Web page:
Echeveria glauca  by Maree  Clarkson

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Ink sketch and watercolour in Moleskine Watercolour Notebook – 8″ × 5″

I’m absolutely mad about Echeverias and have a small section in my garden set aside just for them. My collection started off in the late 70’s when my father gave me three rosettes in a pot, which I transplanted into a rockery and soon they covered the whole area. Since then I have given away hundreds to friends, the geese got out of the pond area and made a hearty meal of them and they’ve survived many of the severe frosts we get in our area.

Echeverias are natives of Latin America—specifically Argentina and Mexico. For that reason, many of them can’t tolerate frost or cold weather. Here in Tarlton (Gauteng, South Africa), it takes them virtually all summer to recuperate from the winter, and then winter lashes out again.

Echeverias can be propagated from the pups taken from mature plants. I cut these off close to the mother plant, and stick them in a pot of their own. This method produces plants exactly like the original. Plants can also be propagated from leaf cuttings and cuttings of the flower stalk. If you attempt to grow cultivars from seed, the resulting seedlings may be slightly different in appearance.

Echeverias are noted for their striking foliage, arranged in picturesque rosettes. For some kinds, the rosettes are loose, while in others, it is very tightly packed together.

4th July 2011 – SOLD 1 Greeting card to Alma – Thank you!


My little Echeveria corner


The fat, open florets of these Echeverias (above and below), attest to the great amount of rain we’ve been having. During drought, the rosettes are smaller and more tightly packed.


Easy-to-clean Laminated print with White border for your garden shed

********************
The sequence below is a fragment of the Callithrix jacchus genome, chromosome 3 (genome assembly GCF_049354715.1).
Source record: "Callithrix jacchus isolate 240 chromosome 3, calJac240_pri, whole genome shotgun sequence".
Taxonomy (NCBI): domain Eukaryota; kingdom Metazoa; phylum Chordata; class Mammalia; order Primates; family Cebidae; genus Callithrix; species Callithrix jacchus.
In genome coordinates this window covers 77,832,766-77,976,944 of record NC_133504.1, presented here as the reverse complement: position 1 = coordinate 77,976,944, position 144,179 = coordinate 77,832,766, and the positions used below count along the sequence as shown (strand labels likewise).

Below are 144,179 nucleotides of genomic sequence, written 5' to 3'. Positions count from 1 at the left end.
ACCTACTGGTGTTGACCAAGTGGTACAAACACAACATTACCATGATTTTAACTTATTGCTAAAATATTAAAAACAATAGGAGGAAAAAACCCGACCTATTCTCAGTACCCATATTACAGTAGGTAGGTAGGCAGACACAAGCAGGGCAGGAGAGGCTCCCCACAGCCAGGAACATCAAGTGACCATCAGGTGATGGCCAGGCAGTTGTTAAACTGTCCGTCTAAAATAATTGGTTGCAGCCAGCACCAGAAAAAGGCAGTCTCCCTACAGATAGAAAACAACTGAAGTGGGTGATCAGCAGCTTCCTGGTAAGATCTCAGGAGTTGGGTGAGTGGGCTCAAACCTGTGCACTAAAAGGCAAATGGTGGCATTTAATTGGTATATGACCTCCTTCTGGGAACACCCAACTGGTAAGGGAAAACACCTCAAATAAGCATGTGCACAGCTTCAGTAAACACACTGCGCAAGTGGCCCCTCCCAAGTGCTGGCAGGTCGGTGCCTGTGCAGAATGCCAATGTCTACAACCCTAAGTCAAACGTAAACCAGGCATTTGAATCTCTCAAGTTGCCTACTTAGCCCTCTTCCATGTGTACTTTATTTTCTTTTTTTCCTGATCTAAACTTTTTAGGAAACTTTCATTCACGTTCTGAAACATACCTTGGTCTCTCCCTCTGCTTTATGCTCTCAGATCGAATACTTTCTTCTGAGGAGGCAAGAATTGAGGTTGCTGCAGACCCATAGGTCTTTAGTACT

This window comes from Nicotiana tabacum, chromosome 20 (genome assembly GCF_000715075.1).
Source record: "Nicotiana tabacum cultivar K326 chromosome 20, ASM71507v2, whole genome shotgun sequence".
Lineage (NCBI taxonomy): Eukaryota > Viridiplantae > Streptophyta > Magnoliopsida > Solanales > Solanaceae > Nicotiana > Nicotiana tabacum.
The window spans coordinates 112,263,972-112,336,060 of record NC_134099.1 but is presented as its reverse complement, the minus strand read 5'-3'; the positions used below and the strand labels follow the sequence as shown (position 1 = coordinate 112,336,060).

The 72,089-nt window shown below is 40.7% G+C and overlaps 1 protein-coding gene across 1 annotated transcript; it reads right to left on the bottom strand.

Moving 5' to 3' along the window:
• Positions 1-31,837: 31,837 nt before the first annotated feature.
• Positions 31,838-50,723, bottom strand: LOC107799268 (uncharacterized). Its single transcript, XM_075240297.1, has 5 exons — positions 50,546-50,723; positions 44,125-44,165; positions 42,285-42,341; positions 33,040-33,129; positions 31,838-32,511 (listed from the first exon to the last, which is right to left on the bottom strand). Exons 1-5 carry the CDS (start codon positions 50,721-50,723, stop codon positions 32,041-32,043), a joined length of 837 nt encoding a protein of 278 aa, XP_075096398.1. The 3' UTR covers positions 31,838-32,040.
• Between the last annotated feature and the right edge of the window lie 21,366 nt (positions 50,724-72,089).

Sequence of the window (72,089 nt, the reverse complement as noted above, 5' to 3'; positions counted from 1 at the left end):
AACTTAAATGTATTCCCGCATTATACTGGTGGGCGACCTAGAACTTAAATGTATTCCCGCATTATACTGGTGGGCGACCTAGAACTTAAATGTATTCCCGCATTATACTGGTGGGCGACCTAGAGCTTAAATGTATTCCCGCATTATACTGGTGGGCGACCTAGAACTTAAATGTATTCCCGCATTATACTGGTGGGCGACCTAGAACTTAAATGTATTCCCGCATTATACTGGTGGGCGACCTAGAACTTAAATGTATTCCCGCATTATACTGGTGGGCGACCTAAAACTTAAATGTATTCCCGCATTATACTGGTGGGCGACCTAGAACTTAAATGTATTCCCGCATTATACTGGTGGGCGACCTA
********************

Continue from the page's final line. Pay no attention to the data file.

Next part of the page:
1. 29th June 2011 – FEATURED in Sketching and Drawings
  2. 25th March 2014 – FEATURED by RedBubble in EXPLORE
  3. 27th March 2014 – FEATURED in Everyday Women

I am a watercolorist living on my little piece of African soil in Tarlton, Gauteng, South Africa. The inspiration for my art is the wonderfully rich variety of Fauna and Flora to be found throughout this beautiful country.
“There is a fine line between dreams and reality; it’s up to you to draw it.”

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Comments

  • Deborah Lazarus
    Deborah Lazarusabout 4 years ago

  • thank you Deb!

    – Maree Clarkson

  • lisameryl
    lisamerylabout 4 years ago

    Maree, a lovely piece indeed! I enjoyed your history behind the Echeverias!

  • Thanks so much Lisa, pleased you found that interesting!

    – Maree Clarkson

  • And thank you so much for the fav Lisa!

    – Maree Clarkson

  • Elizabeth Kendall
    Elizabeth Kendallabout 4 years ago

    Nog ’n vreugde wat ons deel!!! I love mine too!! They are like children in my garden, always smiling at me!! Your sketch is beautiful and thanks for the info! x

  • Mine are very sparse after this last winter Liz, I’ve been giving them plenty of TLC! Pleased you like it, thanks for your lovely comment!

    – Maree Clarkson

  • Thank you SO much for the fav from another Echeveria lover!!

    – Maree Clarkson

  • Karirose
    Kariroseabout 4 years ago

    This is lovely! I love them as well. My grandmother, mother and consequently I, called them Hen and Chicks.

  • That always confused me when I found out they were called Hen & Chicks in the Northern Hemisphere, for we have a very grass-like plant here in South Africa that makes babies hanging from long stems, that we call Hen & Chicks! Glad you like, thank you, and it’s and great to meet another Echeveria lover!

    – Maree Clarkson

  • Alexandra Felgate
    Alexandra Felgateabout 4 years ago

    very very cool!!!!! Love it!! And great to see the photos of your garden too :)

  • Aaah, thanks for that Alexandra, pleased you like it!

    – Maree Clarkson

  • Karirose
    Kariroseabout 4 years ago